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You’ve talked about how you felt like you had this odd connection with Donald Trump. Did you feel like there was something there? Did you feel like he understood you and you understood what kind of person he was, and it gave you more insight in covering him?

I think that was part of it. I think he focused on me for probably a handful of reasons, but one of them was I was the first network reporter to cover him full-time. I think he saw me being there as a validation that he was being taken seriously. I was there from the beginning, I became the most familiar face. I think the early stages was one of the most important phases because he was getting on network television. But that type of personality, that very big, outspoken, in-your-face personality that he has, it was very familiar to me. It was very much like — I’m not saying it’s the same — but very much like my dad’s personality. So I felt like I understood how to talk to him and maybe that’s what he saw. Who knows what it was on his end. But I certainly understood that in the face of someone like that, standing up and not backing down is the more effective tool.

You wrote in your book about trust in the media, how it peaked the time of Watergate and slid down by the Clinton era to 53%. Now it’s down to 32%. How do you hold people accountable if they’re just looking to their own news sources and they won’t listen to the other side? How do we address this? Because I think it is an existential threat to our democracy in the long run.

I don’t think journalism is going to save us and I don’t think journalists can fix it. I think it’s up to Americans to decide that they want to engage with facts and reporting. But it’s really hard because people have been led to believe that anything that disagrees with their worldview or their chosen political team is a lie and wrong and insidious and anti-democratic. It’s a very big problem. It’s made worse by social media. It’s made worse by all the different ways you can get your news. It’s no longer just three major gatekeepers. I think there’s something to be said about a certain level of quality control. Understanding that certain stories were not covered or were under-covered and the fact that everyone can shed light on things now has been a positive addition, but everything has its good and bad. It’s a double-edged sword. I don’t know how to fix it. I’m not optimistic, and I hate to say it, but I’m not.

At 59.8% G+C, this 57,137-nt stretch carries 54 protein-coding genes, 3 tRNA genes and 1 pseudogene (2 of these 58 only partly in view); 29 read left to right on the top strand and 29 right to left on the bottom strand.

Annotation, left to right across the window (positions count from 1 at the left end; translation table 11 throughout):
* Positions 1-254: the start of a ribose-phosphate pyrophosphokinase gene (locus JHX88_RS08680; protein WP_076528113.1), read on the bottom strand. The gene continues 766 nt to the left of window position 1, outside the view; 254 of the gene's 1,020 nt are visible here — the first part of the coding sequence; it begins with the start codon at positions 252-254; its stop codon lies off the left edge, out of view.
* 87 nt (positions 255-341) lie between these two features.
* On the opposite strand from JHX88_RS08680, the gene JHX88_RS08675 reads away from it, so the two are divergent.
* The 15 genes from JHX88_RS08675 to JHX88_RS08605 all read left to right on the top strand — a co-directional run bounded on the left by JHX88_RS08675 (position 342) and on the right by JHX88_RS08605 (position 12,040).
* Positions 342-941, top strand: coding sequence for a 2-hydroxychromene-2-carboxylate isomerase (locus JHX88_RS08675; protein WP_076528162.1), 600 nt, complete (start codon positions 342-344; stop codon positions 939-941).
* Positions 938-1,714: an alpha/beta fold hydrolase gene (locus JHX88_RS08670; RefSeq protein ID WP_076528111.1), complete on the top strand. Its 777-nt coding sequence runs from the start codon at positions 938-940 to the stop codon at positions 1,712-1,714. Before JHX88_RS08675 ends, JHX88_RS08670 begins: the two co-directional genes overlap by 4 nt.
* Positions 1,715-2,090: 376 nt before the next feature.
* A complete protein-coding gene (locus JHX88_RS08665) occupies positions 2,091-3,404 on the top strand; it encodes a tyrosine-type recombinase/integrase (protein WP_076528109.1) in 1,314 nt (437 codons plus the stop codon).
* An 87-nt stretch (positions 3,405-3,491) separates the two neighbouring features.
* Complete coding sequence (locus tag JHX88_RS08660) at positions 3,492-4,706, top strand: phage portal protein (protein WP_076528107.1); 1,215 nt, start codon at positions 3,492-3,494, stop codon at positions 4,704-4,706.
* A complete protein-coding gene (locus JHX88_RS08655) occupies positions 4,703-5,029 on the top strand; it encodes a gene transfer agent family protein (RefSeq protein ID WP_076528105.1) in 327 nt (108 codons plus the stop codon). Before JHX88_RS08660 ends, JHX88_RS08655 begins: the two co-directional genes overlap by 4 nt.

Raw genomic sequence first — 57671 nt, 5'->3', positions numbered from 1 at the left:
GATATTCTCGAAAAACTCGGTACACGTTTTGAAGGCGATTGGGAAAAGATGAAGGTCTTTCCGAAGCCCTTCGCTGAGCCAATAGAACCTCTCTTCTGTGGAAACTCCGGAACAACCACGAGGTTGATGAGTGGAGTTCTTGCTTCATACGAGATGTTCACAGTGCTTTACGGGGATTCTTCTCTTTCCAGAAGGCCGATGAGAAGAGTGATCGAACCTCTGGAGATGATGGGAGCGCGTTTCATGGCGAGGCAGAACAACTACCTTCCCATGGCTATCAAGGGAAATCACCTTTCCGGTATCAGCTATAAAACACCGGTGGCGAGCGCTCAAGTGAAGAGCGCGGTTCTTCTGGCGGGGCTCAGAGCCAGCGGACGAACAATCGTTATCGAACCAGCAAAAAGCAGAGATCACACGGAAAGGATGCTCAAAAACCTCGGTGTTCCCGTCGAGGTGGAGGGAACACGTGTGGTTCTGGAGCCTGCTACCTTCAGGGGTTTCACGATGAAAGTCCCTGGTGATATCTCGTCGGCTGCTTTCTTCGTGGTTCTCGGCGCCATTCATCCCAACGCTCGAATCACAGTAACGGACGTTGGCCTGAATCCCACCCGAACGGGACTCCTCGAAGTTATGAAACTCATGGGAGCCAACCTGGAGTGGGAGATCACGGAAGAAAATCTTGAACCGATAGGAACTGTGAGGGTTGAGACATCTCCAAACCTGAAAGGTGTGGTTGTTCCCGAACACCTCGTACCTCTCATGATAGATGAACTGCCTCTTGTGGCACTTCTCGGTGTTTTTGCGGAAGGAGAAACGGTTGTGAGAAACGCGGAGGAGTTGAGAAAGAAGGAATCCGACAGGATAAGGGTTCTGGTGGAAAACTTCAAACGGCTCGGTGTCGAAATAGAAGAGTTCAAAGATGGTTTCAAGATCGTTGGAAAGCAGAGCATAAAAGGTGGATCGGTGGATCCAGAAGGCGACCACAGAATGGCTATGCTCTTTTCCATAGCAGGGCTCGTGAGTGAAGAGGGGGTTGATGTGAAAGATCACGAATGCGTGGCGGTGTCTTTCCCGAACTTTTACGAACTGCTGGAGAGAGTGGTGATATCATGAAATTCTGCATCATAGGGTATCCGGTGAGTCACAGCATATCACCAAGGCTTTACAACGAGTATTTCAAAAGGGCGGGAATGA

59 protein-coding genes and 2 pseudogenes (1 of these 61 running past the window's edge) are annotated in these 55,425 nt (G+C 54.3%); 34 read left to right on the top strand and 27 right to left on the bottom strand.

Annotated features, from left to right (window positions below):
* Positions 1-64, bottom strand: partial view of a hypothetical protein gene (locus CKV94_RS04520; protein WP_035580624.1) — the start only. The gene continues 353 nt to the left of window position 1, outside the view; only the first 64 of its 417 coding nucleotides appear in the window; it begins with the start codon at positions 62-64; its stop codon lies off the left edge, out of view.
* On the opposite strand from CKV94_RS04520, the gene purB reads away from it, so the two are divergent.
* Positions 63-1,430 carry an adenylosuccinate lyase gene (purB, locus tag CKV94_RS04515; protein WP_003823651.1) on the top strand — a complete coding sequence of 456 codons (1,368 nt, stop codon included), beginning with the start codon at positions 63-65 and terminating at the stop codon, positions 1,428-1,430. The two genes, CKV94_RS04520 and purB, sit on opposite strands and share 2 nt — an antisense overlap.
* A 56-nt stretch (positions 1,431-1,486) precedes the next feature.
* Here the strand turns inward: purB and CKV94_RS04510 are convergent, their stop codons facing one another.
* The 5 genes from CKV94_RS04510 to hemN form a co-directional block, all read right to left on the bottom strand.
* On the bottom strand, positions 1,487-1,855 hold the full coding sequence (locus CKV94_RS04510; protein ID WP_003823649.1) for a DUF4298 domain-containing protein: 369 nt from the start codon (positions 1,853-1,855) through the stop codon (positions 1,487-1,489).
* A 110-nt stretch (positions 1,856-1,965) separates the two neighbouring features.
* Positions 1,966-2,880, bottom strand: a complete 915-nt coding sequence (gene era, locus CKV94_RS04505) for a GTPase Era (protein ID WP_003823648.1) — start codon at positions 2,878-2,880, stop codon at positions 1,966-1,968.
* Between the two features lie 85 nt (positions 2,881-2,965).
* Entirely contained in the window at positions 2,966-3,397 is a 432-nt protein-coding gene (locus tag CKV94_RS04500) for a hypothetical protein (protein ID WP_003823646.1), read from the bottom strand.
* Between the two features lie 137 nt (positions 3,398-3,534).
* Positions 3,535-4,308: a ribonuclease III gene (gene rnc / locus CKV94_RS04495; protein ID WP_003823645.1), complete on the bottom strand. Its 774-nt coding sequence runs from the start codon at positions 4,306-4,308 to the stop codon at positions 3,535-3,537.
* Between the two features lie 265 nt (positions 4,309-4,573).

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People in the media have told me that a lot of times when they feel like there’s a choice between covering drama versus democracy, they’ll pick the drama. How much of a balance is there? How much is there a push and pull between what we should cover but really isn’t the most appealing?

I think you’ll different answers to that on different outlets. Climate change is not something that rates well, but we cover it. I wish we covered it more, but it’s on my end. It’s a lack of resources and getting reporters on the ground. If I could assign reporters, I’d be assigning them every day to stories like that. It’s difficult. The flashiness gets the ratings. Look at what my parents covered with the police pursuits. The first police pursuit televised live in Los Angeles was a red Cabriolet where a guy carjacked another driver. He shot the person. He ended up dead, and they took it live and it beat “Matlock.” And so that was born. This is a ratings-getter. Is it the most substantive? No, but it started driving the news. It would blow up poll rundowns, which would anger a lot of producers.

I wish it wasn’t driven by ratings entirely — and I don’t think it is driven by ratings entirely. Part of the problem is what people choose to watch. We’re corporate media because we’re not funded by the government, and maybe you don’t want us funded by the government because that’s problematic too. And we’re not nonprofits. I mean, it’s just the way that it works: In order to make the money we need to sustain a news-gathering operation, which is a very expensive endeavor. You’ve got to have people watching your channel so you can get advertising. Advertisers can buy time and pay you. I mean, it’s the nature of the beast. It’s problematic.

Near the end of your book, you talk about Jan. 6, 2021, and Donald Trump’s role in all of that. Are you surprised that 500-plus days later he has not been held accountable in any way, shape or form?

No, because that’s the world we’re living in. There are all these seminal moments that we’ve had in the past few years where you thought, well, this is going to be the moment that changes things. When Steve Scalise was shot, this is the moment that they’re going to figure out something on assault-style rifles at the very least. And they didn’t. Jan. 6, where hundreds or thousands of people stormed the Capitol and chanted, “Hang Mike Pence.” You thought that might be the breaking point for the Republican Party to say, “Hold on. We got to be serious about what we tell people. Otherwise, if we perpetuate this lie that the election was stolen, we might find ourselves in mortal danger, or democracy might fall apart, and it’ll be on us.” We live in a weird, scary time and who the heck knows what’s going to happen? It’s nerve-wracking. It’s scary to bring up kids.